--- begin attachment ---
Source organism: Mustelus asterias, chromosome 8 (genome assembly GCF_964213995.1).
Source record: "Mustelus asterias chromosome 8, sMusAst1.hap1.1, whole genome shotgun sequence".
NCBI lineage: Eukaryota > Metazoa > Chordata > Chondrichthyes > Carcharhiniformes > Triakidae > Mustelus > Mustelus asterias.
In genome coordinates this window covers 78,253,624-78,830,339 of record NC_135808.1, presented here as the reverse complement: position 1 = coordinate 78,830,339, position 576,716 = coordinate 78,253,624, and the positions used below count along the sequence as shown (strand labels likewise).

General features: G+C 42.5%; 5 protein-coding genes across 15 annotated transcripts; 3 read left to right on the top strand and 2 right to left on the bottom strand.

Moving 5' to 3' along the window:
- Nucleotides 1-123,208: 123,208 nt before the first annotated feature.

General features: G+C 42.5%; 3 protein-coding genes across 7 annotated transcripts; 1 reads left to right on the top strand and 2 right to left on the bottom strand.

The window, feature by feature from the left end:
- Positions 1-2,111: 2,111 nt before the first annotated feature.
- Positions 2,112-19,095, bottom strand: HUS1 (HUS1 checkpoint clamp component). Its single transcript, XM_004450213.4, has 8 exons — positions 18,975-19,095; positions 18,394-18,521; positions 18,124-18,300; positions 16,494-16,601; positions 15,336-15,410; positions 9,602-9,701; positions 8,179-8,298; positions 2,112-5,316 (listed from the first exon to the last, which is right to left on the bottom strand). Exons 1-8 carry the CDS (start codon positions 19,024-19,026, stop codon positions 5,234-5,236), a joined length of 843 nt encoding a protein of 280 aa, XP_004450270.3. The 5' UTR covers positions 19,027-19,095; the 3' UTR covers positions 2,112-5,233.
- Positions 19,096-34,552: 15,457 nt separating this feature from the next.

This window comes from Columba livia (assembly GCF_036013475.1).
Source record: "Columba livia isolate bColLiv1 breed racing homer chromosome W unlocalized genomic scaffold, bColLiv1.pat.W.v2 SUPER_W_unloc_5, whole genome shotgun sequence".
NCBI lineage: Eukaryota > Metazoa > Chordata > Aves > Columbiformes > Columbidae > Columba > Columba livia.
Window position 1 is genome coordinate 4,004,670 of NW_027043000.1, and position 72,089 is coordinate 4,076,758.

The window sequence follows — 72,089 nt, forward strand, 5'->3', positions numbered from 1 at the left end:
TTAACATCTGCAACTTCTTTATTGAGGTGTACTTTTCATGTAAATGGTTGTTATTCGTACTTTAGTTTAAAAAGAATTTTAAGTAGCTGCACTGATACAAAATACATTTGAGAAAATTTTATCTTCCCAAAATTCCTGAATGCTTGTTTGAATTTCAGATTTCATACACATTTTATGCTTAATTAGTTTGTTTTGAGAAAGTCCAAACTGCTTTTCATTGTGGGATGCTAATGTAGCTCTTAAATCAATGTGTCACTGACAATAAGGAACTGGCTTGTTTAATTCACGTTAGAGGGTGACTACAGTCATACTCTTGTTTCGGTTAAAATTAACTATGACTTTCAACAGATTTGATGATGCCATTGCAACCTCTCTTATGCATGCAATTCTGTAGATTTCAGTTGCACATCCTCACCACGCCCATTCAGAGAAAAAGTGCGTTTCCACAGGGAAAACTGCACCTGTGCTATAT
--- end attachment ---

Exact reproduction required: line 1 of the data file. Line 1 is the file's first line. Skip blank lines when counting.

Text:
Source organism: Mustelus asterias, chromosome 8 (genome assembly GCF_964213995.1).